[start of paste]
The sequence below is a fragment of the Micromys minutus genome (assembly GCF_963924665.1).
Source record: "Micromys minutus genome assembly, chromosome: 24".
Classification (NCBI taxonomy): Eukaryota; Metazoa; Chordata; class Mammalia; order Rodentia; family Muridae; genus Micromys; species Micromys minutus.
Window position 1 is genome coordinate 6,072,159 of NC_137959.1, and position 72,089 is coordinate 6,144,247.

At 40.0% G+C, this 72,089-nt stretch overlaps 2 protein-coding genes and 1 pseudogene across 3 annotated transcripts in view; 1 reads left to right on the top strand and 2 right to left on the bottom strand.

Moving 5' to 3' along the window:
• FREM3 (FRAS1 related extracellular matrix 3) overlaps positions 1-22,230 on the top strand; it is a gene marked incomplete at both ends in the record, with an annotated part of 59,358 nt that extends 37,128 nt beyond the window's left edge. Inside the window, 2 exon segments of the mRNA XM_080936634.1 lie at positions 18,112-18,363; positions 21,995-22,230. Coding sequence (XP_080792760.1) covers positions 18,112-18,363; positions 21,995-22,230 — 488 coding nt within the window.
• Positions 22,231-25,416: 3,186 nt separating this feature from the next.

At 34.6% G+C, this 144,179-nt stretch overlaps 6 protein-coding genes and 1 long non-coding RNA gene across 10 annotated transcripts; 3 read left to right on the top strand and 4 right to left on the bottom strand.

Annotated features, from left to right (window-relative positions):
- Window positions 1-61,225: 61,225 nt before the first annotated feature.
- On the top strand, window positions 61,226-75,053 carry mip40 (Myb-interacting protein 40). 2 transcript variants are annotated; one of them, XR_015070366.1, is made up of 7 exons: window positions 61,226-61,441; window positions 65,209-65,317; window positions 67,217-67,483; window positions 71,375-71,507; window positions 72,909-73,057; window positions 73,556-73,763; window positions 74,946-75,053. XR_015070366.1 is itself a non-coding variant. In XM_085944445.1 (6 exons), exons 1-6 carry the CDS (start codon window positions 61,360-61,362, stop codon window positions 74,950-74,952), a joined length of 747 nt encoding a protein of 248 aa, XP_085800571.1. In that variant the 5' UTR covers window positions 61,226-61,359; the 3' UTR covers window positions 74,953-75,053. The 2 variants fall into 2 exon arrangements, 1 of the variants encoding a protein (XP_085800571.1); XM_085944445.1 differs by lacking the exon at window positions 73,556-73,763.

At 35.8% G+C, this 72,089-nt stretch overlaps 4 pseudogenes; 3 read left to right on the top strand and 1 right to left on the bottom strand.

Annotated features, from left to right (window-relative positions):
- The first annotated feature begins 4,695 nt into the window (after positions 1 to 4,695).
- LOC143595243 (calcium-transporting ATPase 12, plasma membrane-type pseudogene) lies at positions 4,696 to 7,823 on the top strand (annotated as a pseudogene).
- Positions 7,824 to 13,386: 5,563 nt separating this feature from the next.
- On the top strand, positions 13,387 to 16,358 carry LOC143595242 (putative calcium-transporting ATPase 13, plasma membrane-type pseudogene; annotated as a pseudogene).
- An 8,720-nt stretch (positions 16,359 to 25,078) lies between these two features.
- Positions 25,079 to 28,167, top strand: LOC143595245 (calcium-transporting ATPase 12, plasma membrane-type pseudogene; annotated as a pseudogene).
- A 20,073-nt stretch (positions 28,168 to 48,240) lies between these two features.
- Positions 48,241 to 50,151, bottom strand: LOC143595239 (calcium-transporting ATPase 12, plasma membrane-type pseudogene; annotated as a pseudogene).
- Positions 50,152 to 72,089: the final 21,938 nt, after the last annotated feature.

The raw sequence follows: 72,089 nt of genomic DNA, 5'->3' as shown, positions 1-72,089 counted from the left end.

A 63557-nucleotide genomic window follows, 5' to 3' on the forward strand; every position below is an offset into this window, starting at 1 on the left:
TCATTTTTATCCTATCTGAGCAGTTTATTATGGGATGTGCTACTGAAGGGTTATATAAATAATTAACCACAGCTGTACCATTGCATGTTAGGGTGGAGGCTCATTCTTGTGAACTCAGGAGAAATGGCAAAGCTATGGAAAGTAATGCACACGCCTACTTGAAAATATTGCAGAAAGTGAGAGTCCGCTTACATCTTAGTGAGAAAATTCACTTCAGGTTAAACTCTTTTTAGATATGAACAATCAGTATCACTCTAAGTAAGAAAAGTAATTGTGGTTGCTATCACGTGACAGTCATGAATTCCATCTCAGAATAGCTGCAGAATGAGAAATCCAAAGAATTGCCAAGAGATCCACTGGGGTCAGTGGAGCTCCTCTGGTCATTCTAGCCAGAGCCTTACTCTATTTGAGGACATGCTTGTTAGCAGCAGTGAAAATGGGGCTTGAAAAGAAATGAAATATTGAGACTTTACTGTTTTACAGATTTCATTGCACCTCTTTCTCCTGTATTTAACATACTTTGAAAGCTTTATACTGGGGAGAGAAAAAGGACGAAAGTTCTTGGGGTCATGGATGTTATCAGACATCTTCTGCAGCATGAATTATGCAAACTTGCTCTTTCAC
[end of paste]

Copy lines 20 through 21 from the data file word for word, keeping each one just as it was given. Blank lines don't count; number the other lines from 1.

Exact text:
- Positions 25,079 to 28,167, top strand: LOC143595245 (calcium-transporting ATPase 12, plasma membrane-type pseudogene; annotated as a pseudogene).
- A 20,073-nt stretch (positions 28,168 to 48,240) lies between these two features.